One of the recurring themes of this blog on personal leadership is how powerfully our expectations impact our reality. To a much greater degree than we often acknowledge, we create ourselves. Often we learn a truth at a deeper level when we hear it in story form or from a new or different perspective. I will let the following letter to the editor speak for itself.
“I don’t like standardized tests…. I took (an IQ test) in the seventh grade. I was an average student until then. While examining the test booklet, I discovered the answers were tucked inside the test. I cheated but I was careful not to answer all the questions correctly. After I got a “near genius” score of 172, teachers treated me differently; they expected the highest achievement. Soon my grades went from average to superior. I graduated at the top of my class and now have my master’s degree. Teachers claim they don’t treat students according to their perceived level of intelligence, but I often wonder what my school career would’ve been like if I hadn’t cheated on that test.” (Jo Kelly, Conklin, Michigan. React Column, Reader’s Digest, May 2009, p.10)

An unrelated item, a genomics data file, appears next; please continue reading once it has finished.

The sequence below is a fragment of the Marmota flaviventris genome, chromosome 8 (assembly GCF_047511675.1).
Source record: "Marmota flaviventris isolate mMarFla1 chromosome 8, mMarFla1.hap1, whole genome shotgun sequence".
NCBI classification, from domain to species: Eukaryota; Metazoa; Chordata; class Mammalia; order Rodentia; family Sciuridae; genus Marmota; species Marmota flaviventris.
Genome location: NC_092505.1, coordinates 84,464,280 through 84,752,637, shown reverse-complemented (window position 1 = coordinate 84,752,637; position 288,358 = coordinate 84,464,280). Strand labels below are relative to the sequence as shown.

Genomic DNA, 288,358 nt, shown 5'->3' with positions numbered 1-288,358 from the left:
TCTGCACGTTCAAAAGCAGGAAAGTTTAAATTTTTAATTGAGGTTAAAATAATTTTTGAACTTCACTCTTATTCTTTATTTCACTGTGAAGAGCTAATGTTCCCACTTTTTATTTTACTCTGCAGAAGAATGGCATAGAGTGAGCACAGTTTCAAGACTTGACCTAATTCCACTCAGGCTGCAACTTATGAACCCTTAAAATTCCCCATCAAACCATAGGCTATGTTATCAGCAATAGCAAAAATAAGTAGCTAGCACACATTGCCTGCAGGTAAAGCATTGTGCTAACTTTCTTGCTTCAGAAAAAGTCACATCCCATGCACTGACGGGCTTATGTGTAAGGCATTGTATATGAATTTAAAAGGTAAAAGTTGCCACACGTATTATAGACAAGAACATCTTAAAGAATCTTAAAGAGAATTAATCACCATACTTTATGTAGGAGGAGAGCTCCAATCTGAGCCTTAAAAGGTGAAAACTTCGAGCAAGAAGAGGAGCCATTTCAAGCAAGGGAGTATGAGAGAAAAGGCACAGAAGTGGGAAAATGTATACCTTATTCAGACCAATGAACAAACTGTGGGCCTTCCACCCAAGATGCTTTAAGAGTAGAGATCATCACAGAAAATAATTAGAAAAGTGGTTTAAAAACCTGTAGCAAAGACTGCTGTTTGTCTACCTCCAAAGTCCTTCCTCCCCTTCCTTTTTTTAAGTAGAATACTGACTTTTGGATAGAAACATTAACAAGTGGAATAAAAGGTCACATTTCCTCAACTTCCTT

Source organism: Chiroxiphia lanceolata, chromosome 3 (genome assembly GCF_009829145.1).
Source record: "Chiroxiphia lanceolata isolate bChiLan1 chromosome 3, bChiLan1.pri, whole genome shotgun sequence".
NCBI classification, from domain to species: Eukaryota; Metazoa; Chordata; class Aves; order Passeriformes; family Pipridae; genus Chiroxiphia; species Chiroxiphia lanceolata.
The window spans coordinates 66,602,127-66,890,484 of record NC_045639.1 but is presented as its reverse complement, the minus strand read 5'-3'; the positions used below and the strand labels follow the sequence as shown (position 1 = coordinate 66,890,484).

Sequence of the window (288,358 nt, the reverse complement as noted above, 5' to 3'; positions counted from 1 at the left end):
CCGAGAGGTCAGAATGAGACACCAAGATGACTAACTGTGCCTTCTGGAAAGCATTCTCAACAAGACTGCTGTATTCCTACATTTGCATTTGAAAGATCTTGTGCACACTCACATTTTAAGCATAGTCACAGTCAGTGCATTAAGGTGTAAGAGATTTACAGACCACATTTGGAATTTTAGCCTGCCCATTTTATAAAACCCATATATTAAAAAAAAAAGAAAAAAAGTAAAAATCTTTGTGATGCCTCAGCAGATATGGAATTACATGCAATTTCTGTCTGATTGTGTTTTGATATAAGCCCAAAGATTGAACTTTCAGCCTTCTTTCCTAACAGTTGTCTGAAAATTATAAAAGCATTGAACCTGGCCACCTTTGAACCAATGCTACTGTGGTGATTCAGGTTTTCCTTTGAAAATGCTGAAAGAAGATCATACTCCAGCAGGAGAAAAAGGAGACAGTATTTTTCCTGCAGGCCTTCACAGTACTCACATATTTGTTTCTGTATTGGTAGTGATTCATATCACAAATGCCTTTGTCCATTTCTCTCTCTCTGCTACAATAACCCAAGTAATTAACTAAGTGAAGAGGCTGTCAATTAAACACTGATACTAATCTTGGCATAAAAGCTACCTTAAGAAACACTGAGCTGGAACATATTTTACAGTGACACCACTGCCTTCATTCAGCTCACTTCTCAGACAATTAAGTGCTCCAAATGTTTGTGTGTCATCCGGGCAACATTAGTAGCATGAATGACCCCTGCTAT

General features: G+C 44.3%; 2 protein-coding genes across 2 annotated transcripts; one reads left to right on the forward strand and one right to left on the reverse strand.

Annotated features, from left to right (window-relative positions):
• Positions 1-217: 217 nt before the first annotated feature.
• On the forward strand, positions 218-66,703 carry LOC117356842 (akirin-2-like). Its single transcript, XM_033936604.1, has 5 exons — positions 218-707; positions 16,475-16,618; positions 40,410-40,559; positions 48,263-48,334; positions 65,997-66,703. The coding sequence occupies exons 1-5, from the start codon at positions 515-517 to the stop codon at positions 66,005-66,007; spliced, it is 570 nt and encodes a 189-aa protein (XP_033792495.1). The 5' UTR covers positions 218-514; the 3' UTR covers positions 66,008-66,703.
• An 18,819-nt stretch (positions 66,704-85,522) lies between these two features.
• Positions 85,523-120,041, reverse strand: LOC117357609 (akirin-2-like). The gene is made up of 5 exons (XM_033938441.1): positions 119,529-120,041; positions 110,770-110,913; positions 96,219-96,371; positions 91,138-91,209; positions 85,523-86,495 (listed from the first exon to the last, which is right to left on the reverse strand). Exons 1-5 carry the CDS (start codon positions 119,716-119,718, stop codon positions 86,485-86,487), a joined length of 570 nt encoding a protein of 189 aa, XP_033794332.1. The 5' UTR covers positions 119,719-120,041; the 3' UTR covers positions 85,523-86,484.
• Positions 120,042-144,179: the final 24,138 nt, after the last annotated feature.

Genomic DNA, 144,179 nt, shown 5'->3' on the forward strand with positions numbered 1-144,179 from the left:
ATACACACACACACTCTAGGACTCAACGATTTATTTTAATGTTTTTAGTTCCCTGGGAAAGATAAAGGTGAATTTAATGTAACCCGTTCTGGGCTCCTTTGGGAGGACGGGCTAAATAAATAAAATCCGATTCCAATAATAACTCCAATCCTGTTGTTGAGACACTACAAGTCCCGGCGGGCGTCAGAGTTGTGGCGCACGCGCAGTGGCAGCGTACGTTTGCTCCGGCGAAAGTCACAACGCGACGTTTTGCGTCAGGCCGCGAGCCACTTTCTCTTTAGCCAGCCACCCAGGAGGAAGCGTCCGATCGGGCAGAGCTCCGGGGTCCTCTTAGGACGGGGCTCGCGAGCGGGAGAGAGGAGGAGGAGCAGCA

Our limitations and success will be based, most often, on your own expectations for ourselves. What the mind dwells upon, the body acts upon.” — Denis Waitley, American motivational speaker and author
“Nobody succeeds beyond his or her wildest expectations unless he or she begins with some wild expectations.” — Ralph Charell, author
“Our circumstances answer to our expectations and the demand of our natures.” — Henry David Thoreau